Capt. Peter Rans was born and raised in Bermuda and has been fishing professionally for 22 years. Like the others, he has an impressive tournament track record. Competing aboard his 42-foot Carolina custom sportfisher Overproof, he was named the top Bermuda boat in the 2003 and 2005 Classics. His 850-pounder in 2005 earned third-place honors. He won the second-place trophy in the 2008 Sea Horse tournament and third place again in the 2016 Classic based on points. Rans does feel the charter skippers have a slight advantage due to local knowledge.
“It helps to know where the bait is, where the fish are,” he says. “The tide constantly changes, so knowing which side of the bank to fish on has some advantage. But after a day or so, everybody has zeroed in on things.” Like many of the locals, Rans normally fishes lures during tournaments. He adds an extra mate to help clear lines or man a pitch bait.
“We can hold our own against the visiting boats,” Rans adds. “We’ve got a lot of experience in the big-fish department.”
Capt. Sinclair Lambe is another 20-year veteran charter skipper. He fishes aboard Mega Bucks, a 43 Torres. Lambe scored a 661-pound blue in the 2008 World Cup. That same year he boated an 832-pound fish, good for a second-place finish in the Classic. That was also the biggest overall fish that season. The next year he straightened the hook on an even bigger one, according to his estimate.
“The charter boats always have a good chance because of everyday, local knowledge,” Lambe says. “Most can only run so far because of their size, so we just stop and start trolling. You have to be at the right spot at the right time to catch that big one.”
The Barnes family tournament team is led by Capt. David “Bounce” Barnes, a 25-year charter pro. He is joined by his dad, two brothers and a cousin, who all take vacation, chip in on expenses and fish for fun during the local contests. The team boated the largest fish in the 2015 Big Game Classic, a 741-pounder. They’ll be campaigning aboard a 41-foot Hatteras this season.
“The charter fleet has proven its own against the private boats,” Barnes says. “We’re not as pretty, but we’re effective. And on any given day, we’ve got as good a chance as anyone at winning.”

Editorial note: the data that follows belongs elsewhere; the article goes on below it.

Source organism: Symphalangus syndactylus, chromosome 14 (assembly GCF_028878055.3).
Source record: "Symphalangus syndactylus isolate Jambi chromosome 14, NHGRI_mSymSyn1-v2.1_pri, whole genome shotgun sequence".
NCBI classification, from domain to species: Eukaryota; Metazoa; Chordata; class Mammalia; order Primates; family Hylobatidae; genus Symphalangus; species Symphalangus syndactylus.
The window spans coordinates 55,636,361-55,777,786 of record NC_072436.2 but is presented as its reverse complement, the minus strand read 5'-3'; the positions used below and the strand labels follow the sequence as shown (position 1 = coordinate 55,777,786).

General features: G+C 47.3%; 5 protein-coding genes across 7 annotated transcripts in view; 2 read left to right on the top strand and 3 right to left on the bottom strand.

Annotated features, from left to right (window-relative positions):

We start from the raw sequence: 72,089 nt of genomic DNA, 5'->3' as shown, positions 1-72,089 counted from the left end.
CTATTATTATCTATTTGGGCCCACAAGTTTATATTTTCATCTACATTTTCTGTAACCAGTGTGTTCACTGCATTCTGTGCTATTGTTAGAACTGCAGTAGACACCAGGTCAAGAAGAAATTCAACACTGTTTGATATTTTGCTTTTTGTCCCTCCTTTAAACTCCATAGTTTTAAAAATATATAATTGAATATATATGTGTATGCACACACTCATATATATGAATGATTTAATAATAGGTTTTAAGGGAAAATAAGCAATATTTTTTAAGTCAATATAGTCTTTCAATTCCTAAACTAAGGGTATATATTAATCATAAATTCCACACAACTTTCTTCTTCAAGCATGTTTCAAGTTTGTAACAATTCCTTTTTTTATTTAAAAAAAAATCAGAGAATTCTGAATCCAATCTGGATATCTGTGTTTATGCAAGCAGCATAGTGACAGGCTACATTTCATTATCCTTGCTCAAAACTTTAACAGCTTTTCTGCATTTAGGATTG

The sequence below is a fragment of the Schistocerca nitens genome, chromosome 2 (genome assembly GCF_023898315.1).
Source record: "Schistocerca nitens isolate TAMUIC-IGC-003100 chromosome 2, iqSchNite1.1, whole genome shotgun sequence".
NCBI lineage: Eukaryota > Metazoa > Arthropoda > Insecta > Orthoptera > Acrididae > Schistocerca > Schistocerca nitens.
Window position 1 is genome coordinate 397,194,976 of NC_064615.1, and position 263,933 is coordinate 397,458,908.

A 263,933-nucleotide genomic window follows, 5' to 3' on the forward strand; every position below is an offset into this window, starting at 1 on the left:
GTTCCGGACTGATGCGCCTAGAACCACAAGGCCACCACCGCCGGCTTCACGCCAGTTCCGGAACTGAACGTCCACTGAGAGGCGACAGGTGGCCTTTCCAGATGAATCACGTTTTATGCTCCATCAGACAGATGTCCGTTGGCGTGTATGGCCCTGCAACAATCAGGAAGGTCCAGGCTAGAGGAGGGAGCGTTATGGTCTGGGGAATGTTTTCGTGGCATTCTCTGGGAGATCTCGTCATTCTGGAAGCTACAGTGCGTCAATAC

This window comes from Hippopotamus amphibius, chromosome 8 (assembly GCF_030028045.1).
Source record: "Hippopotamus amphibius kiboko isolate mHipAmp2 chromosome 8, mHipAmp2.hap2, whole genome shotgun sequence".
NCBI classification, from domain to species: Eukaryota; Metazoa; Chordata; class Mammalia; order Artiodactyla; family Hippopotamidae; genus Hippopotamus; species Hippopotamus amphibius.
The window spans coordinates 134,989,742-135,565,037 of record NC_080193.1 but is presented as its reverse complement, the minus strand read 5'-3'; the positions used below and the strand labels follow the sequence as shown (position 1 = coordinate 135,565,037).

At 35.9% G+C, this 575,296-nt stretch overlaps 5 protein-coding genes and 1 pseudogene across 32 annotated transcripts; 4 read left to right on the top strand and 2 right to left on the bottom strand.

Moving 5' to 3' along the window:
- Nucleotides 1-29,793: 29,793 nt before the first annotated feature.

Capt. Cragin “Curley” Curtis and his team were the first Bermuda-based boat to win the Triple Crown in 2016. Curtis, another native islander, has been fishing professionally for 30 years and is now operating his third boat, Reel Addiction, a 48 Billy Holton Carolina custom. Winners of the Blast in 2008, Curtis and his team also boated a 625-pounder to win the 2016 Blast and the Big Blue Optional Challenge in the World Cup. The team earned third place overall in last year’s release division and have pocketed numerous daily cash prizes over the years.
“I’ve never caught a grander, but I do have a fair amount in the 800- to 900-pound range and tangled with a couple larger than that in my career,” Curtis says. “Bermuda is a premier big-marlin spot in June and July. August can be great too.
“I’m a lure fisherman now. We all grew up here fishing big ballyhoo, but not on circle hooks. So we pull plastics. Even our pitch baits are lures. Once those fish are fired up, they’ll eat anything.”
Curtis says the visiting boats are typically bigger, with large professional crews and state-of-the-art equipment, but he welcomes the challenge of competing against them.
“It’s all about timing and having your stuff right. I’ve learned, if you’re getting bites, stay in that spot and sooner or later you’ll get lucky.”
Even though he has been fishing since 1989, Capt. James Robinson represents the latest generation of Bermuda charter-boat skippers. He learned his trade by mating for Alan and Ian Card, as well as Allen DeSilva. These days Robinson runs Wound Up, a 37 Duffy, and he quickly established his own legacy. It started with a 1,049-pound blue in 2008. That fish was the only grander ever boated by a lady angler in Bermuda, and it was her first time fishing offshore. The next year Wound Up combined to win the World Cup and Blast with an 865-pound blue. The team missed winning the Triple Crown in 2009 by a mere four pounds. Top money prizes in 2012 and a third-place finish in the 2014 Classic confirm the team as a perennial contender.